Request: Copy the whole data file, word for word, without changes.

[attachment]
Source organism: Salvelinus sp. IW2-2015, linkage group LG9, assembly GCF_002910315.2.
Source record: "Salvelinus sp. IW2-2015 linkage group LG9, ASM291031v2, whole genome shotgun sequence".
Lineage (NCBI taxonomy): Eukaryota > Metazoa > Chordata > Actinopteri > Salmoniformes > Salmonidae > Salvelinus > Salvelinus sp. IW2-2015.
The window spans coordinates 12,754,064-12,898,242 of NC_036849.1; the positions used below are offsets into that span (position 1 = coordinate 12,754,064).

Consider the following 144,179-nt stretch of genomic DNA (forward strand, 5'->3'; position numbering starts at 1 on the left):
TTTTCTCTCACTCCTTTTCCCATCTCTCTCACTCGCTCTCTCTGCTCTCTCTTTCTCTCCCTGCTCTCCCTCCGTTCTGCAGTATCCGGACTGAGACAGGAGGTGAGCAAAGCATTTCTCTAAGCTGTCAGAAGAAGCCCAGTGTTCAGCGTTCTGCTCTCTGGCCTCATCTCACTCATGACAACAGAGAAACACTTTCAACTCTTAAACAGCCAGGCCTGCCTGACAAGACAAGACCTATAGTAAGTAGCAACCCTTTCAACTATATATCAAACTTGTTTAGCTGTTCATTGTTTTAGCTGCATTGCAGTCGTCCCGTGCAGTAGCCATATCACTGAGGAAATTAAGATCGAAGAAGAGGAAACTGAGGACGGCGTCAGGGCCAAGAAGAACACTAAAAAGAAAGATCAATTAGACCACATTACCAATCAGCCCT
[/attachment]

Source organism: Salvelinus sp. IW2-2015, linkage group LG9, assembly GCF_002910315.2.
Source record: "Salvelinus sp. IW2-2015 linkage group LG9, ASM291031v2, whole genome shotgun sequence".
Lineage (NCBI taxonomy): Eukaryota > Metazoa > Chordata > Actinopteri > Salmoniformes > Salmonidae > Salvelinus > Salvelinus sp. IW2-2015.
The window spans coordinates 12,754,064-12,898,242 of NC_036849.1; the positions used below are offsets into that span (position 1 = coordinate 12,754,064).

Consider the following 144,179-nt stretch of genomic DNA (forward strand, 5'->3'; position numbering starts at 1 on the left):
TTTTCTCTCACTCCTTTTCCCATCTCTCTCACTCGCTCTCTCTGCTCTCTCTTTCTCTCCCTGCTCTCCCTCCGTTCTGCAGTATCCGGACTGAGACAGGAGGTGAGCAAAGCATTTCTCTAAGCTGTCAGAAGAAGCCCAGTGTTCAGCGTTCTGCTCTCTGGCCTCATCTCACTCATGACAACAGAGAAACACTTTCAACTCTTAAACAGCCAGGCCTGCCTGACAAGACAAGACCTATAGTAAGTAGCAACCCTTTCAACTATATATCAAACTTGTTTAGCTGTTCATTGTTTTAGCTGCATTGCAGTCGTCCCGTGCAGTAGCCATATCACTGAGGAAATTAAGATCGAAGAAGAGGAAACTGAGGACGGCGTCAGGGCCAAGAAGAACACTAAAAAGAAAGATCAATTAGACCACATTACCAATCAGCCCT